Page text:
the Federation of the West Indies was formed. Trinidad became an independent member of theCommonwealth of Nations in 1962, and in 1967 joined the Organization of American States. OnAugust 1, 1976, the island became the Republic of Trinidad. Although there were differentwriters who belong to Trinidad for example Kirk.A.Inniss,Earl Lovlice and Merle Hodge. All ofthem wrote about the lives of people who live in Trinidad and face circumstances under Britishrule. We will discuss Merle Hodge with her writings.Merle Hodge was born in Curupe, Trinidad, in 1944. She studied in Trinidad until1962 then in University of London till 1965,she also received her Ph.D. Hodge has published anumber of freelance articles, mostly about Caribbean social issues, a nonfiction piece in 1981about the new government in Grenada, and two novels. For the Life of Laetitia is her newestnovel, published in 1993. She currently lectures at the University of the West Indies, St.Augustine, and continues to write. Merle Hodge wrote different books and Crick Crack, Monkeyis one of them. The world of Crick Crack, Monkey is a dual one. The main theme of this novelis childhood in west indies. by writing this book Merle has shown that how color is consider asbase of everything. People became separated just on basis of color. On the base of color wejudge others. Even now people have lemmatized their standards on which they evaluate others.Her famous novel is For The Life Of Laetitia. This novel by Hodge is a novel with anauthentic but complex taste of Caribbean culture and several serious themes. She has shown apowerful picture of a resilient young woman, in her novel, who must challenge both racism andsexism in order to get the education that will allow her to escape both. Although Merle Hodgehas mostly discussed the problems of identity, economical issues, racism and sexism in herwritings. The main feature of her novels challenges the assumption that modernism andmodernization necessarily liberate the Caribbean subject from the tyranny of tradition.Saint Lucia:Saint Lucia is a sovereign island country in the eastern Caribbean Sea on the boundarywith the Atlantic Ocean. One of the Windward Islands, Saint Lucia was named after Saint Lucyof Syracuse by the French, the islands first European colonizers. Later, England took control ofthe island. England was at war with France and rule of the island changed frequently (it wasseven times each ruled the island). Saint Lucia was also known as the "Helen of the West
Indies".On 22 February 1979, Saint Lucia became an independent state of the Commonwealthof Nations associated with the United Kingdom. Now, Queen Elizabeth II is the Head of State ofSaint Lucia, represented on the island by a Governor-General. Executive power, however, is inthe hands of the Prime Minister and his cabinet while the judiciary is independent and conductsgenerally fair public trials.Roderick "Roddy" Walcott, born in Castries (St Lucia), the twin brother of DerekWalcott, was a St Lucian playwright, screenwriter, painter, theatre director, costume and setdesigner, lyricist and literary editor. As a dramatist he "has been recognized as one of the mostcommitted figures in the effort to develop a distinctive Caribbean theatre in the region".Osita Okagbue, in his book, Culture and Identity in African and Caribbean Theatre,says: “Because of the shared experience of trans-Atlantic slavery and European colonialism,issues of culture and identity are major concerns for African and Caribbean playwrights…Bothexperiences brought intense cultural and psychic dislocations which still impact in various wayson the lives of Africans and peoples of African descent around the world. African and Caribbeanplaywrights try to help their peoples regain their dignities by affirming their cultures, historiesand identities.Like his brother Derek Walcott, Roderick Walcott also immortalized the people of hishomeland in his work as he captured their speech patterns, jokes, idiosyncrasies, superstitions,joie de vive and daily struggles against the backdrop of their beautiful island. RoderickWalcott’s work help Saint Lucians appreciate their heritage not only as Caribbean people but aspeople who have a rightful place in the world that they should enjoy to the fullest. He gained theattention of the people through theatre, hence founded Saint Lucia Arts Guild. His worksrepresent a unique and important component of Saint Lucian and Caribbean culture which wouldotherwise be lost to posterity.Roderick Walcott is best known for his musicals which were always based on SaintLucian’s colorful French Creole culture. He also represented St Lucia at international culturalconferences and headed delegations to Carifesta in Guyana (1972) and Cuba (1979). His play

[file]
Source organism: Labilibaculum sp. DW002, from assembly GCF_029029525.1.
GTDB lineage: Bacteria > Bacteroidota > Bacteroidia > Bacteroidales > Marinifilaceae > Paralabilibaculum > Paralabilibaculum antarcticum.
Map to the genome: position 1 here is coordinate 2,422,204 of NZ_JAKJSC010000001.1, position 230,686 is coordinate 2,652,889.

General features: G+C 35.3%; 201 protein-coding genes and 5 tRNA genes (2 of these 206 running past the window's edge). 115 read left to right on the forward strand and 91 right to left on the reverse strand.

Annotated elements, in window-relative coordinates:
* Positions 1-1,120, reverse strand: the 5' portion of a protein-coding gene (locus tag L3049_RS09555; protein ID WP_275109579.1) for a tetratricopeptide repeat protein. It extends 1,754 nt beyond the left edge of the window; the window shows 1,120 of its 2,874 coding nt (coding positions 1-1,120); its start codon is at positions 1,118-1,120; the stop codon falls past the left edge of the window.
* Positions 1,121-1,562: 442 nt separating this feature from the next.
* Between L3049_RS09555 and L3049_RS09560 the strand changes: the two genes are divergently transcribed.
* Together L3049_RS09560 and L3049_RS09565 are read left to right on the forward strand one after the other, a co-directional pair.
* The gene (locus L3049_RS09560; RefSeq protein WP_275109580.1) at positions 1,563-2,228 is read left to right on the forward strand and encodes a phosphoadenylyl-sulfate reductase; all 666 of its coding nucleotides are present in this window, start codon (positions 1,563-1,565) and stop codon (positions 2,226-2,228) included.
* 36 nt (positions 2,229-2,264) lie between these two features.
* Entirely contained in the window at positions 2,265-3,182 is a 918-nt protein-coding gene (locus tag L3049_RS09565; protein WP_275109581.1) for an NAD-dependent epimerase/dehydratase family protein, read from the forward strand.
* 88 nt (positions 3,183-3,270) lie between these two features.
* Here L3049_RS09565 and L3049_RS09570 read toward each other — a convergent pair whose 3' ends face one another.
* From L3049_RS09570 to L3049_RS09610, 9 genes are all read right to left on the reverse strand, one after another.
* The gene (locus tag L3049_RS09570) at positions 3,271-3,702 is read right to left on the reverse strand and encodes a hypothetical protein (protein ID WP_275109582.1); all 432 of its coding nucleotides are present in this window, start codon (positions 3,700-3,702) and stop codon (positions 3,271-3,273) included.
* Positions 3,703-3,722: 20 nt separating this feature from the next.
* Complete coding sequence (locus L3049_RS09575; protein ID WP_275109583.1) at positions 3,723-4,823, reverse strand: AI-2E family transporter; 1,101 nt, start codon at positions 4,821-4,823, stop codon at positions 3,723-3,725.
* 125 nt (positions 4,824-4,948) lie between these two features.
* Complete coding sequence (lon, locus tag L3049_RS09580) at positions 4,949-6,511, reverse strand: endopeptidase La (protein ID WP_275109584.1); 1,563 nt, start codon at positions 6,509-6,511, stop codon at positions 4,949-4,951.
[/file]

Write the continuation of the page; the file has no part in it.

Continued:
The Harrowing of Benjy is still the most produced play in the English-speaking Caribbean. Hisnow-famous musical The Banjo Man was staged by Saint Lucia for the first Carifesta in Guyanain 1972, and was part of a trilogy that included Chanson Marianne (1974) and Romiel et Violette(1979).In a document “Thirty years of the St. Lucia Creative Writing 1950-1980” Roderickwrites: “there were the scoffers and the hard-line traditionalists who still believed in “pure”English drama as the only worthwhile Standard for our theatre, but the new wave of enthusiasmoverpowered them and today dialect in drama is no longer a burning issues.”In short, Post colonial writers recognize plurality between colonizers and colonized. Allthese islands were under British rule and had to face brutal slave trade. Later on, these islandsplayed a significant part in their rebellion to British supremacy and got independence. Still theyare ruled by indentured slavery and are confronted number of social and economic crisis. Thehistory of Caribbean from the time of Columbus arrival was regarded as the history of genocide,poverty, economic exploitation and racism. Due to rise in awareness of national identity andnational culture in post colonial age, issues of exile, racism, language and history are veryimportant to Caribbean writers.